Patients have urethral discharge, which, depending on the etiology of the urethritis, can vary in amount and appearance. In some cases, the discharge may be scant and clear. Gonococcal urethritis typically causes frankly purulent discharge. Patients may also have dysuria or urethral pruritus. In some cases, urethritis may be accompanied by epididymitis (usually unilateral epididymal pain), proctitis (depending on exposure), and/or fever.
Multiple pathogens cause urethritis, including N gonorrhoeae, C trachomatis, Mycoplasma genitalium, and Trichomonas vaginalis. Less common pathogens include Neisseria meningitidis, Neisseria elongata, Ureaplasma spp, Haemophilus influenzae, Haemophilus parainfluenzae, Corynebacterium spp, Kurthia gibsonii, Aerococcus urinae, Epstein-Barr virus, Ureaplasma spp, adenovirus, and herpes simplex virus. In addition, patients should be tested for other sexually transmitted diseases, including HIV, since co-infection is possible (especially in high-risk patient populations).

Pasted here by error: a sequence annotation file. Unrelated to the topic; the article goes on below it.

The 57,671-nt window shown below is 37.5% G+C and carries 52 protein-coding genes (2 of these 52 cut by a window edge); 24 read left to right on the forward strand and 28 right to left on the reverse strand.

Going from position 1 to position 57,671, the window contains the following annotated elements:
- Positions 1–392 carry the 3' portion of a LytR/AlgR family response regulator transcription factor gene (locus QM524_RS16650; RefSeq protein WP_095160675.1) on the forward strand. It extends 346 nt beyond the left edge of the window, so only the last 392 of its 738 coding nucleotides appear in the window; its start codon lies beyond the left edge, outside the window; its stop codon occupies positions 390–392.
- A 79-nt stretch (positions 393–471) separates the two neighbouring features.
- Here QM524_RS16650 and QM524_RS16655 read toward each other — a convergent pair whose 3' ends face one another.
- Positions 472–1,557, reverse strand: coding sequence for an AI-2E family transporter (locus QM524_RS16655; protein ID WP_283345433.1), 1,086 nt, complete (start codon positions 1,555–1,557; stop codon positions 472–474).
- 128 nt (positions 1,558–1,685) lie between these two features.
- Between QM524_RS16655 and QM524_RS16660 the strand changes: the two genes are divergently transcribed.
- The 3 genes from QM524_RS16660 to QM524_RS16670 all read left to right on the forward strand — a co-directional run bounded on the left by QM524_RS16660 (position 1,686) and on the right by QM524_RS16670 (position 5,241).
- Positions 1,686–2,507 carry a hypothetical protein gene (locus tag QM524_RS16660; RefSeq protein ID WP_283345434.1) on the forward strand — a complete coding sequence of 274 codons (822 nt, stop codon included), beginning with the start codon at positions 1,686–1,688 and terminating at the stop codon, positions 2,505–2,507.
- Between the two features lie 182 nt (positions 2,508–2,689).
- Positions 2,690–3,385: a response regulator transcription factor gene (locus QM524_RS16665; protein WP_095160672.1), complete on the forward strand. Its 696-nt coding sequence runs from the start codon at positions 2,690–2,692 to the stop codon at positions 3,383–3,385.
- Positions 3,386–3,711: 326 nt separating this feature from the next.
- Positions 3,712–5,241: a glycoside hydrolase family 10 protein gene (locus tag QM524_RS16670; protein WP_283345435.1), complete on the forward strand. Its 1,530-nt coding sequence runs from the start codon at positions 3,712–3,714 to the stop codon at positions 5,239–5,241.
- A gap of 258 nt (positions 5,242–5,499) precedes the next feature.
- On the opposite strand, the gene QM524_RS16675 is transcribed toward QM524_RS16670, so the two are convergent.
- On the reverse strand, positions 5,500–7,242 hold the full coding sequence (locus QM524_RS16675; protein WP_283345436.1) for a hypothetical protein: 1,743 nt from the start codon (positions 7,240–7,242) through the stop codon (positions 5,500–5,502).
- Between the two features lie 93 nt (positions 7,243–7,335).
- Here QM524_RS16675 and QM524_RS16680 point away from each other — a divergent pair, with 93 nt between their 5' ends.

N34.1 – Nonspecific urethritis
31822004 – Urethritis
Differential Diagnosis & Pitfalls